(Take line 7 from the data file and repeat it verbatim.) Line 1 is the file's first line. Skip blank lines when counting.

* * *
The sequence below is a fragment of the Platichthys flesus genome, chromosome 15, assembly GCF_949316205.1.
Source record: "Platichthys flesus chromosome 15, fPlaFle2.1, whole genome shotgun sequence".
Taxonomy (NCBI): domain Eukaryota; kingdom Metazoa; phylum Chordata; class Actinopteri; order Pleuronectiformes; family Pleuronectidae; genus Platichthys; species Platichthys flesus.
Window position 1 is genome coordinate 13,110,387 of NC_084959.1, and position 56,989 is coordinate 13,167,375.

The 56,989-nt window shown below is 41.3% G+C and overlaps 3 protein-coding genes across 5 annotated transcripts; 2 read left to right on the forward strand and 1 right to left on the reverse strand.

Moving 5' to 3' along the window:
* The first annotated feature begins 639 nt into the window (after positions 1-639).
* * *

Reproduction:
* The first annotated feature begins 639 nt into the window (after positions 1-639).